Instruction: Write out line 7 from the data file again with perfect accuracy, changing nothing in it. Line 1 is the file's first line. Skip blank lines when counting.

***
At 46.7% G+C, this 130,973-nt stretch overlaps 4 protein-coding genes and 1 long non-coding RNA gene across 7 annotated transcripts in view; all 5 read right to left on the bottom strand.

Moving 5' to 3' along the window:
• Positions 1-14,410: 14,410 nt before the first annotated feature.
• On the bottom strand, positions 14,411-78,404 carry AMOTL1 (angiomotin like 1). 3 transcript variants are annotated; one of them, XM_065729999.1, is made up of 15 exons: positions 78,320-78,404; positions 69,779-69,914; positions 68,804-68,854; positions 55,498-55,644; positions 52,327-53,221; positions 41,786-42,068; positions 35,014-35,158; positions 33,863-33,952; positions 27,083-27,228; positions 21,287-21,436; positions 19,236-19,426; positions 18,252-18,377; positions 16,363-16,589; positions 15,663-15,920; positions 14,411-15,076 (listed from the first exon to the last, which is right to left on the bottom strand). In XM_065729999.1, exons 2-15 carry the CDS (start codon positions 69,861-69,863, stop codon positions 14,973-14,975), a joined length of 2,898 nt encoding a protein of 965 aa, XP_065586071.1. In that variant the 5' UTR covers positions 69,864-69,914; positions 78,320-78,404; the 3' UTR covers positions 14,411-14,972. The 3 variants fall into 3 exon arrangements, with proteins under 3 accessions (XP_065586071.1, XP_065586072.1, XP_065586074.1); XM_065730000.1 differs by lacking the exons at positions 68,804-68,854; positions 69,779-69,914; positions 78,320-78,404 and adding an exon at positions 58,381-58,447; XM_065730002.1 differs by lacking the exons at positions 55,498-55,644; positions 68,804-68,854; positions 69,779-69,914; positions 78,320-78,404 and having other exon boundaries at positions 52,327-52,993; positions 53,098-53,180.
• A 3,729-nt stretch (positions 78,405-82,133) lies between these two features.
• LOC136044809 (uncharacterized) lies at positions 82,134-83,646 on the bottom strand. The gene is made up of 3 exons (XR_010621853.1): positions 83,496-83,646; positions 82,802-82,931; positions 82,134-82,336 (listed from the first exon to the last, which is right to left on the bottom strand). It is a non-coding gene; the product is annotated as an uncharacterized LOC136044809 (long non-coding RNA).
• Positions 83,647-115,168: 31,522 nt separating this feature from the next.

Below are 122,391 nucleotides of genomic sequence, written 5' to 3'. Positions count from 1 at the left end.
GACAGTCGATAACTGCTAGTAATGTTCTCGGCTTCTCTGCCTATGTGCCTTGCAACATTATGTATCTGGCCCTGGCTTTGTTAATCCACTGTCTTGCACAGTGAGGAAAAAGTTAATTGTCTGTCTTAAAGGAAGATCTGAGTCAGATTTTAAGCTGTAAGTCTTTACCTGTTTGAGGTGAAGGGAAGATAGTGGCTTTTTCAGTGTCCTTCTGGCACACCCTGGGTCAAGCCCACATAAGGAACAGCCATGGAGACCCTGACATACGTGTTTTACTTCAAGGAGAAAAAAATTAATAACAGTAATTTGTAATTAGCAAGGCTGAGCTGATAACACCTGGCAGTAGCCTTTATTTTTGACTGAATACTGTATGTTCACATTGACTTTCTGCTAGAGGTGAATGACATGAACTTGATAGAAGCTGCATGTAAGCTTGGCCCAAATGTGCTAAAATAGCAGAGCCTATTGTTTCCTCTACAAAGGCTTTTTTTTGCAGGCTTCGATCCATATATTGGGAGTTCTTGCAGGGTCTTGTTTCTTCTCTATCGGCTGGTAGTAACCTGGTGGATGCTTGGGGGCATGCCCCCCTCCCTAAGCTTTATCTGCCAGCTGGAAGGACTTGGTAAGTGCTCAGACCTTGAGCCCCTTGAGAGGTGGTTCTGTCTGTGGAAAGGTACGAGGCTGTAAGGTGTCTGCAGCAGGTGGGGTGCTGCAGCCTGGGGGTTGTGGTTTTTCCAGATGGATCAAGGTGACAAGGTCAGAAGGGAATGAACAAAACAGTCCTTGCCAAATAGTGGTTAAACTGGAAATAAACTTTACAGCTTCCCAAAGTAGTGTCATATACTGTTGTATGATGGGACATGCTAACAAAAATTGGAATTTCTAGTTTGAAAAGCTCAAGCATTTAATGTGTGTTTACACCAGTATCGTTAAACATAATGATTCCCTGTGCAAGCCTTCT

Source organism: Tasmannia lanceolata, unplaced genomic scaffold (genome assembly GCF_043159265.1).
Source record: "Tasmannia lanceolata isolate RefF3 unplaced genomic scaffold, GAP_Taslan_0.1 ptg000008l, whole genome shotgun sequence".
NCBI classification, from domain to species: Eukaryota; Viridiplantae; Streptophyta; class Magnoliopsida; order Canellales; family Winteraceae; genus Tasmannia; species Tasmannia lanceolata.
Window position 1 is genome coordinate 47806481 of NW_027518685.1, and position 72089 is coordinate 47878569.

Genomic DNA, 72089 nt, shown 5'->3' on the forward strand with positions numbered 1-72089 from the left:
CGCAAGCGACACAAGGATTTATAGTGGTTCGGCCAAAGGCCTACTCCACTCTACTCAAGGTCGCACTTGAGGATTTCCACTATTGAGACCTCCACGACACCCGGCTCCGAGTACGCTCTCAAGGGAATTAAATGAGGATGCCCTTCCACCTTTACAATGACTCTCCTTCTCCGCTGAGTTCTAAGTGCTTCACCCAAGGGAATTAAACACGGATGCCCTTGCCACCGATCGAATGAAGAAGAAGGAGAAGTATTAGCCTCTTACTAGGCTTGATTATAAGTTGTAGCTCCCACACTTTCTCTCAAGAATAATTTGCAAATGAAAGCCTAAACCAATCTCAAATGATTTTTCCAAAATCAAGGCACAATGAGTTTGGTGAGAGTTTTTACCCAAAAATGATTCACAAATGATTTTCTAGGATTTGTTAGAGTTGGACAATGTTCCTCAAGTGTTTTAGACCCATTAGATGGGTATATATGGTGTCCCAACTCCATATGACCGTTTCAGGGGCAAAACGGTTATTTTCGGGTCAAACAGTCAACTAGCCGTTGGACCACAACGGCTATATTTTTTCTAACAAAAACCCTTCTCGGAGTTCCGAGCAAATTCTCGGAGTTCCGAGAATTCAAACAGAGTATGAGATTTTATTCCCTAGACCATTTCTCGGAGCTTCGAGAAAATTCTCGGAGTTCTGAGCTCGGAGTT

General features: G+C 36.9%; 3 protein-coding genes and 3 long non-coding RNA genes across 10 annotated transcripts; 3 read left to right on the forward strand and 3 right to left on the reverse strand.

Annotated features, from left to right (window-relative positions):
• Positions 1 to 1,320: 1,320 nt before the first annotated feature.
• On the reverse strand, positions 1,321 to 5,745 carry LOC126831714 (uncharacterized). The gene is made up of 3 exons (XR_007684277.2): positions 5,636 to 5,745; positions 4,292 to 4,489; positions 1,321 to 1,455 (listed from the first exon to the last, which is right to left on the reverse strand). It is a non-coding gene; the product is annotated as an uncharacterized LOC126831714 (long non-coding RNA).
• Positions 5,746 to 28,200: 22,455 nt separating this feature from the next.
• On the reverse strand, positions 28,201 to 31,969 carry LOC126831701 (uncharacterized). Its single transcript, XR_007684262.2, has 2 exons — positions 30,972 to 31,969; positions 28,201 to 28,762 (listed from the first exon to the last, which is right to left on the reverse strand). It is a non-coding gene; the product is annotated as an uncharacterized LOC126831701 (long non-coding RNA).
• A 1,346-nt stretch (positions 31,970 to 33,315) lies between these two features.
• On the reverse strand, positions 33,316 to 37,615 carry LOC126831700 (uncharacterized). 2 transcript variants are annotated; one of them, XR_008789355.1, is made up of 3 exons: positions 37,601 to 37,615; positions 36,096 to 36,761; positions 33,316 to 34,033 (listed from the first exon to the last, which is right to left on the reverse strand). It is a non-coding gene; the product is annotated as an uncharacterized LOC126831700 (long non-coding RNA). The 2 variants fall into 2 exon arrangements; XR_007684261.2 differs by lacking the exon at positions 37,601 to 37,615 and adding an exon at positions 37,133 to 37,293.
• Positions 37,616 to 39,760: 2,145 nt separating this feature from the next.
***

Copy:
• Positions 83,647-115,168: 31,522 nt separating this feature from the next.